Israel to Tear Down Palestinian Homes near West Bank Barrier, Palestinian Authorities Call it a 'Grave Aggression'
A number of Palestinian homes near the West Bank are being demolished, Israeli authorities said.
The homes were illegally built too close to the separation barrier in the West Bank, according to the BBC.
Residents in the homes say the Palestinian Authority issued permits to build the homes, but are now being forced out by Israel.
PA Prime Minister Mohammad Shtayyeh said Palestine is planning to issue a complaint to the International Criminal Court about what he called “grave aggression.”
"This is a continuation of the forced displacement of the people of Jerusalem from their homes and lands - a war crime and a crime against humanity," he said.
Israeli Public Security Minister Gilad Erdan, however, said the Supreme Court in Israel had previously ruled that the construction was illegal and posed a “severe security threat.”
"The court also ruled unequivocally that those who built houses in the area of the security fence, knew that building in that area was prohibited, and took the law into their own hands," he said.
The Supreme Court in Israel said in June that the buildings near the West Bank barrier “limit (military) operational freedom near the barrier and increase tensions with the local population.”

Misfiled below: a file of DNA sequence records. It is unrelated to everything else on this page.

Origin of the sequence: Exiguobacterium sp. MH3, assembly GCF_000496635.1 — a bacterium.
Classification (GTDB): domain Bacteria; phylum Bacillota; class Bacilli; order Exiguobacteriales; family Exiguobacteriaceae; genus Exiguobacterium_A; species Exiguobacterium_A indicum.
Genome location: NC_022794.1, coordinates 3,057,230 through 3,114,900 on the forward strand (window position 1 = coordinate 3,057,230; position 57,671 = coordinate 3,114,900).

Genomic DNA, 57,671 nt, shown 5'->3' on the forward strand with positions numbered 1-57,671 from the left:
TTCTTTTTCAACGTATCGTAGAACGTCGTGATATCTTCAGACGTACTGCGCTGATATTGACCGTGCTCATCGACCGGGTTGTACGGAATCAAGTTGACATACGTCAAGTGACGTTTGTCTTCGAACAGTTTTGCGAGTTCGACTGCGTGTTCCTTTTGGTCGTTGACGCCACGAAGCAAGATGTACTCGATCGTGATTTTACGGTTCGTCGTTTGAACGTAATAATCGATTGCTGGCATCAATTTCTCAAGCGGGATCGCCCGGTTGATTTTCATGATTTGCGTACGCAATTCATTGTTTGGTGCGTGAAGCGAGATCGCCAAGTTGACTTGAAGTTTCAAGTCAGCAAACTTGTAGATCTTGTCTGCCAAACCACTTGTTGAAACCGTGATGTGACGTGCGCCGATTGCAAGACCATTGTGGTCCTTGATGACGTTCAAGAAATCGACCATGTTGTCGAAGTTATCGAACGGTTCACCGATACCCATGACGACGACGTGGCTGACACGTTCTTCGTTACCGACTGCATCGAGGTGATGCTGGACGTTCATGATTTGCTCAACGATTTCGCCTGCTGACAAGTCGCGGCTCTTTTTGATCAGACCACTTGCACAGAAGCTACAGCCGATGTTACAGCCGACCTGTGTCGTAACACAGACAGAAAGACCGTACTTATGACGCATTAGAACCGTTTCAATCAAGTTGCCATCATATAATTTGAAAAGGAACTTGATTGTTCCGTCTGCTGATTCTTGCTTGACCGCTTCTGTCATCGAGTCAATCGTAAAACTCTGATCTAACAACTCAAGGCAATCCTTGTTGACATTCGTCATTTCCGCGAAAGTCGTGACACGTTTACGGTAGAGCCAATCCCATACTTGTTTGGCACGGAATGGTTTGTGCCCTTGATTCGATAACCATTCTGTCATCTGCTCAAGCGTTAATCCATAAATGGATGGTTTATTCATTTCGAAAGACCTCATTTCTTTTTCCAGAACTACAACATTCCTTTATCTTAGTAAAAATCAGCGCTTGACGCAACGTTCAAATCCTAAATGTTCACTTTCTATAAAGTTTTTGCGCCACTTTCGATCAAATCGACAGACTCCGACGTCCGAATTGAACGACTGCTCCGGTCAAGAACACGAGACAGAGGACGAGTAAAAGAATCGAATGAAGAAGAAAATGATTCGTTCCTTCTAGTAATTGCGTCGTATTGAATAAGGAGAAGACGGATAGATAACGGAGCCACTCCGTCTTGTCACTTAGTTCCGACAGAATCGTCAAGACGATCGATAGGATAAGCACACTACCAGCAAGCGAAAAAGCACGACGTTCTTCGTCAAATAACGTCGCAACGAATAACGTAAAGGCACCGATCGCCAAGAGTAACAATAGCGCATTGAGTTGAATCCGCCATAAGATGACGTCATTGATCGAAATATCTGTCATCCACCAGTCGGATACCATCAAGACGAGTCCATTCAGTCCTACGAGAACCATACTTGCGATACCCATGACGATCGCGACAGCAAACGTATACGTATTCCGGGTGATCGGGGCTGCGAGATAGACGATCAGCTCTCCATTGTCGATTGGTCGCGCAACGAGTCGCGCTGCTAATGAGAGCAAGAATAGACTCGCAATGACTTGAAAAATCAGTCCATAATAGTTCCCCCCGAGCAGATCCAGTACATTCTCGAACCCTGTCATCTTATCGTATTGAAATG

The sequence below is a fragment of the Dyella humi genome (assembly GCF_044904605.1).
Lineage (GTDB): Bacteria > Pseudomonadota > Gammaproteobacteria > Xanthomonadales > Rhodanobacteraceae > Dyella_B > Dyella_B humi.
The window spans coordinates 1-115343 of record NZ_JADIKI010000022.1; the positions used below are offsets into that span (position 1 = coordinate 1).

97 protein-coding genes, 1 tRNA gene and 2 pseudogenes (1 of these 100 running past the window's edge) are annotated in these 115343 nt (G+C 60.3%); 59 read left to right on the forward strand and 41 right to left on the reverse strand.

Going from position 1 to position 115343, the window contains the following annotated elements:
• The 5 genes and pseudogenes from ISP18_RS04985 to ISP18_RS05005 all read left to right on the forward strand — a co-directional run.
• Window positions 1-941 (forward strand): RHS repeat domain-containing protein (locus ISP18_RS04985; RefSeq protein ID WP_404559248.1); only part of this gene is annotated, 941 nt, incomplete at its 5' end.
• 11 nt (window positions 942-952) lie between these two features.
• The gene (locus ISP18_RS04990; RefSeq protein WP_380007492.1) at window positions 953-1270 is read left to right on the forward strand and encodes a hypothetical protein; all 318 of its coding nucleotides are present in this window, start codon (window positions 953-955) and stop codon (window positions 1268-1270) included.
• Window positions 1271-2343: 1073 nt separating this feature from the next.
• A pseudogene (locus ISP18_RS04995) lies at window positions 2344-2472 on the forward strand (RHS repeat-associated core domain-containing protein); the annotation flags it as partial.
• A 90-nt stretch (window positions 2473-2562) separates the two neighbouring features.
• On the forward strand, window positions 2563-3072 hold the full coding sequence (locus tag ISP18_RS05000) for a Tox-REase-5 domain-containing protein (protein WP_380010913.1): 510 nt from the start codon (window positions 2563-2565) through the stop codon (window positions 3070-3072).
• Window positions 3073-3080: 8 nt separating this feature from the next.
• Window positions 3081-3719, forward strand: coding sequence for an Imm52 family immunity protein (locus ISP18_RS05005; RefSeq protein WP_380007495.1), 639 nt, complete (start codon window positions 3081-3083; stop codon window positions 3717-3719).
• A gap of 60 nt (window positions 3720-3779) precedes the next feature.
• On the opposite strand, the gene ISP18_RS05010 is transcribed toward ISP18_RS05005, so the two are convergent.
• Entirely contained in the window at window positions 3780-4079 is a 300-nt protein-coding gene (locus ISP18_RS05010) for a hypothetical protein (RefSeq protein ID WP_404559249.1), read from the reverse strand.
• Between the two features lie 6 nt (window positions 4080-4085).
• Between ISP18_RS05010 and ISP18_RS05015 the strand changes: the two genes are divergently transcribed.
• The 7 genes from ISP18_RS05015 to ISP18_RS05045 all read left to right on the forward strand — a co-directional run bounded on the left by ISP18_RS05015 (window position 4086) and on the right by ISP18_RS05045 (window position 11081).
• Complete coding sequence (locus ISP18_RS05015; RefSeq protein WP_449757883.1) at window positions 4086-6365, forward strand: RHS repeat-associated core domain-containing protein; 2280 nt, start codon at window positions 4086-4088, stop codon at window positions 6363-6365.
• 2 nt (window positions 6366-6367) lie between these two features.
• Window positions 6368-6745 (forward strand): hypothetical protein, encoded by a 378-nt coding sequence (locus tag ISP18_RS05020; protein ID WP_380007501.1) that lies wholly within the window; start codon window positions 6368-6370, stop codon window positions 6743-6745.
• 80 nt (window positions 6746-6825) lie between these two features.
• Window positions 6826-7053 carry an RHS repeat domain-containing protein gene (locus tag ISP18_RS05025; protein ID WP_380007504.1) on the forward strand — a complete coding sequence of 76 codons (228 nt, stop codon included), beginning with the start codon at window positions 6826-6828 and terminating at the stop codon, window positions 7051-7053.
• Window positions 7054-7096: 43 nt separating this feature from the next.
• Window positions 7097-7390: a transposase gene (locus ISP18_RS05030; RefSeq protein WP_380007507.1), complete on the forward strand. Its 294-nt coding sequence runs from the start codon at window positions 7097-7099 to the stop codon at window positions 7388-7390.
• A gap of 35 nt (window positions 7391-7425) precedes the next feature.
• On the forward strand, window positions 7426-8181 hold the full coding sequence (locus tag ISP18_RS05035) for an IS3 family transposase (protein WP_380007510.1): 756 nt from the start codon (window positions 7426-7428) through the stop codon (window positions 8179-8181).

On Monday, about 700 Israeli police officers and 200 soldiers arrived to tear down 10 buildings. Nine Palestinians are now refugees, including five children, the United Nations said.
One resident, Ismail Abadiyeh, told AFP news agency his family would be left "on the street.”
Reports estimate that another 350 people who owned homes or buildings in the area that were unoccupied or under construction also lost those structures.
"I had a permit to build from the Palestinian Authority. I thought I was doing the right thing," Fadi al-Wahash, who was building a house in the area, told Reuters news agency.
Israel captured the West bank in the 1967 Middle East War and annexed East Jerusalem. International law says that the area is occupied territory, but Israel disagrees with the law.
Photo courtesy: Cole Keister/Israeli Flag/Unsplash